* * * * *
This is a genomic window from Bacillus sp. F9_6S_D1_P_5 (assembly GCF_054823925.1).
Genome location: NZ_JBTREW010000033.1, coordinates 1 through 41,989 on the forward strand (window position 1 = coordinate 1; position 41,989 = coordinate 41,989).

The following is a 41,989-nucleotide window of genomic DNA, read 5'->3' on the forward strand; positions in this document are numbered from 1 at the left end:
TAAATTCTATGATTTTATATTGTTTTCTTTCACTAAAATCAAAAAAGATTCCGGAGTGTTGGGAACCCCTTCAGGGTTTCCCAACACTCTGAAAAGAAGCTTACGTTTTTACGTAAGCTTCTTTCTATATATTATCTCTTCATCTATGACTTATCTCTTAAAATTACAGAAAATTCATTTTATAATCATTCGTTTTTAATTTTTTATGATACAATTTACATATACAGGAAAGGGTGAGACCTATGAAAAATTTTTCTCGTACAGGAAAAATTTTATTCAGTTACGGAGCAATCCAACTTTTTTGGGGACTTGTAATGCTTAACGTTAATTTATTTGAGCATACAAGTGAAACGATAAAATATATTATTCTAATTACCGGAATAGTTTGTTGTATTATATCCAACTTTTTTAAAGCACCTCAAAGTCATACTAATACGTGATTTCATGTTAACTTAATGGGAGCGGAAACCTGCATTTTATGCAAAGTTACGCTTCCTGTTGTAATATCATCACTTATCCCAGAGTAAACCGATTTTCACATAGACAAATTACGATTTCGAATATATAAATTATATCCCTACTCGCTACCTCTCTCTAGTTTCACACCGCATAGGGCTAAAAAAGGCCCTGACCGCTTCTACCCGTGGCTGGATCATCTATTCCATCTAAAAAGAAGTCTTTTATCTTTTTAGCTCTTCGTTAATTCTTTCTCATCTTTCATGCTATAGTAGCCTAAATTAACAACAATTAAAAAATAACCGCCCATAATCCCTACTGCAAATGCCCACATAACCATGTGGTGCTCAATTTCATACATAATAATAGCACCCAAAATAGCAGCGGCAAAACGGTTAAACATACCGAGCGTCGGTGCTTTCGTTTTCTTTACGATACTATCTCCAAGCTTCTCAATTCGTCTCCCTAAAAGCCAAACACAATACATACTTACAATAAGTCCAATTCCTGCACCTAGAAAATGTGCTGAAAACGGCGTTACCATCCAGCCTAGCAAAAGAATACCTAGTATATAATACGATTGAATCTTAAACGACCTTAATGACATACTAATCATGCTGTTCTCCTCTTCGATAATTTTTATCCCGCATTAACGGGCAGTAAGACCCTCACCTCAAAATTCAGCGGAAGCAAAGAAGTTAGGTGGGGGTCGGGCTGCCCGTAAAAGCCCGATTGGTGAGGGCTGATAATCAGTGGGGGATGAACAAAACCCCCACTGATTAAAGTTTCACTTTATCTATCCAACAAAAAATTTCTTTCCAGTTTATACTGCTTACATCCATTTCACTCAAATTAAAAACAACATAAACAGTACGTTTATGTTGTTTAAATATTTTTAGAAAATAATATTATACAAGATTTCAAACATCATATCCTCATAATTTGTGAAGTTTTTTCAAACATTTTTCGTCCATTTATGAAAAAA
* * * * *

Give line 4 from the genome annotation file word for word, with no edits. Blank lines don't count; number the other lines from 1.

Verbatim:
TAAATTCTATGATTTTATATTGTTTTCTTTCACTAAAATCAAAAAAGATTCCGGAGTGTTGGGAACCCCTTCAGGGTTTCCCAACACTCTGAAAAGAAGCTTACGTTTTTACGTAAGCTTCTTTCTATATATTATCTCTTCATCTATGACTTATCTCTTAAAATTACAGAAAATTCATTTTATAATCATTCGTTTTTAATTTTTTATGATACAATTTACATATACAGGAAAGGGTGAGACCTATGAAAAATTTTTCTCGTACAGGAAAAATTTTATTCAGTTACGGAGCAATCCAACTTTTTTGGGGACTTGTAATGCTTAACGTTAATTTATTTGAGCATACAAGTGAAACGATAAAATATATTATTCTAATTACCGGAATAGTTTGTTGTATTATATCCAACTTTTTTAAAGCACCTCAAAGTCATACTAATACGTGATTTCATGTTAACTTAATGGGAGCGGAAACCTGCATTTTATGCAAAGTTACGCTTCCTGTTGTAATATCATCACTTATCCCAGAGTAAACCGATTTTCACATAGACAAATTACGATTTCGAATATATAAATTATATCCCTACTCGCTACCTCTCTCTAGTTTCACACCGCATAGGGCTAAAAAAGGCCCTGACCGCTTCTACCCGTGGCTGGATCATCTATTCCATCTAAAAAGAAGTCTTTTATCTTTTTAGCTCTTCGTTAATTCTTTCTCATCTTTCATGCTATAGTAGCCTAAATTAACAACAATTAAAAAATAACCGCCCATAATCCCTACTGCAAATGCCCACATAACCATGTGGTGCTCAATTTCATACATAATAATAGCACCCAAAATAGCAGCGGCAAAACGGTTAAACATACCGAGCGTCGGTGCTTTCGTTTTCTTTACGATACTATCTCCAAGCTTCTCAATTCGTCTCCCTAAAAGCCAAACACAATACATACTTACAATAAGTCCAATTCCTGCACCTAGAAAATGTGCTGAAAACGGCGTTACCATCCAGCCTAGCAAAAGAATACCTAGTATATAATACGATTGAATCTTAAACGACCTTAATGACATACTAATCATGCTGTTCTCCTCTTCGATAATTTTTATCCCGCATTAACGGGCAGTAAGACCCTCACCTCAAAATTCAGCGGAAGCAAAGAAGTTAGGTGGGGGTCGGGCTGCCCGTAAAAGCCCGATTGGTGAGGGCTGATAATCAGTGGGGGATGAACAAAACCCCCACTGATTAAAGTTTCACTTTATCTATCCAACAAAAAATTTCTTTCCAGTTTATACTGCTTACATCCATTTCACTCAAATTAAAAACAACATAAACAGTACGTTTATGTTGTTTAAATATTTTTAGAAAATAATATTATACAAGATTTCAAACATCATATCCTCATAATTTGTGAAGTTTTTTCAAACATTTTTCGTCCATTTATGAAAAAA